Every hearing impaired person is entitled to the method of communication s/he prefers. For technical topics like law and medicine, most hearing impaired persons prefer an actual ASL interpreter. Writing notes back and forth will work for more simple, routine discussions. And, what about school? Will a school district be required to provide an ASL interpreter if requested? The answer is surely yes. One young student in San Antonio was denied an interpreter. His family has now filed suit against the San Antonio Independent School District over that denial. See San Antonio Express News report here.

There are video devices which will provide translations. The San Antonio ISD apparently tried to rely on those video devices. But, even so, if the hearing impaired person requests an actual, live interpreter, the school or business must provide it.

My Cousin Vinny was a wonderful movie in many respects. One of those respects involves the cross examination by Vinny of a so-called eye witness. After close questioning, the “eye witness” admitted he had made eggs and grits while the two defendants were supposedly robbing a small, rural store. As Vinny explained, the witness could not have possibly cooked his 20 minute grits and eggs during the five minutes he said he saw the defendants enter and rob the store. His time estimate was way off. As cross examinations go, it was actually good.

In Novato Healthcare Center v. National Labor Relations Board, No. 17-1221 (D.C.Cir. 3/5/2019), the employer fired four union organizers two days before the election to unionize. Like Vinny’s two defendants, the case here turned on the testimony of one person, a supervisor who allegedly saw the four organizers sleeping on the job. In reaching its result, the District of Columbia Court of Appeals could not help but point to Vinny as precedent for skilled cross-examination. The supervisor testified that she saw the four workers asleep and then 21 minutes later, the workers were still asleep. The supervisor then took she took a picture of two of the workers/organizers. If they slept more than 10 minutes, the maximum time allowed for a personal break, then they committed a fireable offense.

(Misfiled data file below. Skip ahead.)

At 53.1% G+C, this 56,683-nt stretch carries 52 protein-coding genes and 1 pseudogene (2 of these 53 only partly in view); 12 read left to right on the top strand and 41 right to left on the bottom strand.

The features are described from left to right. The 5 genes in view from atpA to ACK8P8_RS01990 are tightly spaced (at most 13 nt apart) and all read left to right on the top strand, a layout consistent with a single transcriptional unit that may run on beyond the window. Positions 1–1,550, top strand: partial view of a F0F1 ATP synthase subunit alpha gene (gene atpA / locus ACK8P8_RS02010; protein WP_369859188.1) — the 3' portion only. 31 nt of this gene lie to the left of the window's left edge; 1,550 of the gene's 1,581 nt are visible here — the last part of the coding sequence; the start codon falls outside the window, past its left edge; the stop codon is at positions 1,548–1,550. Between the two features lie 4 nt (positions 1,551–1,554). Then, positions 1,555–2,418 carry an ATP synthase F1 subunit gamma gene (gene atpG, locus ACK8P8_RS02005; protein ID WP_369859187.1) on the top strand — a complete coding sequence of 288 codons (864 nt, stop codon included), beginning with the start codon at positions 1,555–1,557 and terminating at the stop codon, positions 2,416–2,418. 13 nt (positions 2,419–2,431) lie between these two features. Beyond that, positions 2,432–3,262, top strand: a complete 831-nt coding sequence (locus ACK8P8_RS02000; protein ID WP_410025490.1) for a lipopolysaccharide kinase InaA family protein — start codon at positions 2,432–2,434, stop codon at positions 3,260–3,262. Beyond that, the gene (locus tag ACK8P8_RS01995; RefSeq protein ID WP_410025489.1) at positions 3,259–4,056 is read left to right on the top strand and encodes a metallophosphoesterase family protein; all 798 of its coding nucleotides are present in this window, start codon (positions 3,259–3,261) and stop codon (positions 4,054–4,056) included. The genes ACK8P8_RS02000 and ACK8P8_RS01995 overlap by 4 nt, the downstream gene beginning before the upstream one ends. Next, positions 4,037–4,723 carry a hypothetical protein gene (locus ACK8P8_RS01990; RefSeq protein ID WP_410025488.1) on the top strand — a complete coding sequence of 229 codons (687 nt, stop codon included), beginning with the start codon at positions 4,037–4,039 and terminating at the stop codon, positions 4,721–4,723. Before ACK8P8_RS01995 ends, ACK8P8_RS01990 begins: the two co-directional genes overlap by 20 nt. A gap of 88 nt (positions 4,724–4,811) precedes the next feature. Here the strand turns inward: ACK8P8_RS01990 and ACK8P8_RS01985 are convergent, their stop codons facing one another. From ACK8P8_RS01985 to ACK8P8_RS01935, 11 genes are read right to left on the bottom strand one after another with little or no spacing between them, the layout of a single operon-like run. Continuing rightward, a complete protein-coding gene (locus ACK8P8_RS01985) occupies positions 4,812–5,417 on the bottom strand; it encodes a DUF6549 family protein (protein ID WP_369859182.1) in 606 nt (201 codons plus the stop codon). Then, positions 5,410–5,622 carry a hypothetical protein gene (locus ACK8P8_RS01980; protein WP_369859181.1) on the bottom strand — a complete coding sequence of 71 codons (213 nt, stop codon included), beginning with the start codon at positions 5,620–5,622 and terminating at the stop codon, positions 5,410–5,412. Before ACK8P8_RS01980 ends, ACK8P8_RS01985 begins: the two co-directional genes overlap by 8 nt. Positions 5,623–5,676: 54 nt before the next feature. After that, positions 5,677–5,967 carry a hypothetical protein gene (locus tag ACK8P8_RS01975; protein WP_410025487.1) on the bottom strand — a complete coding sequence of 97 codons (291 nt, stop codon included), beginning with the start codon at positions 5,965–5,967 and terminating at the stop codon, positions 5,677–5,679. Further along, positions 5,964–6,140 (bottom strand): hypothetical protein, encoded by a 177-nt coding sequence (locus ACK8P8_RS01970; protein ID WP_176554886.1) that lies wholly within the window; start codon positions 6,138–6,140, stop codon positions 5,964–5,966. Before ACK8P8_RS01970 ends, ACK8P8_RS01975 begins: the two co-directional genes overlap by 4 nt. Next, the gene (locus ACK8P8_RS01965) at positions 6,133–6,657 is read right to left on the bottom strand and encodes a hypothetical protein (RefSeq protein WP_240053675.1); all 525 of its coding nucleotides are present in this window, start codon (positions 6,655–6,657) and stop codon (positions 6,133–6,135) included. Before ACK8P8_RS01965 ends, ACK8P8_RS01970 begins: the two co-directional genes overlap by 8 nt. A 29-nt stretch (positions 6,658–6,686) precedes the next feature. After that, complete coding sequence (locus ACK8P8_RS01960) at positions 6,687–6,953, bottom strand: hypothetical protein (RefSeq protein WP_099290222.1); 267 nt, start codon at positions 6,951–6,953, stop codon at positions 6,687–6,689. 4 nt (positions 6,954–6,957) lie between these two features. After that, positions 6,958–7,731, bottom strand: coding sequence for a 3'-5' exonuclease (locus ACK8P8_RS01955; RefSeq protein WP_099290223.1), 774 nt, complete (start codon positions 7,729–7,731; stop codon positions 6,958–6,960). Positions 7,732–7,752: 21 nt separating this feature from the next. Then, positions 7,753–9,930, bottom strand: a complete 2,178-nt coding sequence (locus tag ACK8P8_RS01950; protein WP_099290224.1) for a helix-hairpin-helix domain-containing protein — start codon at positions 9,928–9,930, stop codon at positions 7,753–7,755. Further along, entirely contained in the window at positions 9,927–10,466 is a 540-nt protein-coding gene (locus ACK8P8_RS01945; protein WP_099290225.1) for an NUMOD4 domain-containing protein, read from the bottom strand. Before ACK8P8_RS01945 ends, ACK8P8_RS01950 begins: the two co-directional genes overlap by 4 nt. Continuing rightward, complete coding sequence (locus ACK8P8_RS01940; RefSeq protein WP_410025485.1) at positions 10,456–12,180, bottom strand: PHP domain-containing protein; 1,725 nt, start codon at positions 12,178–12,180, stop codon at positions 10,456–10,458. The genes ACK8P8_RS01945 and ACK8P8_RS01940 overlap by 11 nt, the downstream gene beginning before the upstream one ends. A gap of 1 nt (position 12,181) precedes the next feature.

The four workers were working the night shift at a healthcare facility. The job duties slow down a great deal at 4:00 a.m., but they still cannot sleep while on duty. So, the question becomes were they on duty when the supervisor took the picture of them sleeping? The supervisor said she saw them asleep at about 4:00 a.m. and then still asleep at 4:21 a.m., the time of her photo. So, that would mean they had slept 21 minutes or longer.

The supervisor, however, lost her credibility when under cross-examination, she admitted to performing the following tasks during that alleged 5-10 minutes:

  • drove three blocks to the healthcare facility, stopping at one stop sign about mid-way
  • parked her car and went into the facility
  • walked to her office where she logged onto her computer and checked email
  • walked to the facility kitchen, where she checked the temperature logs for a refrigerator and for a walk-in freezer, and checked the labels and dates of the items in the refrigerator
  • walked to and through the break room, where she used the rest room and collected anti-union organizing material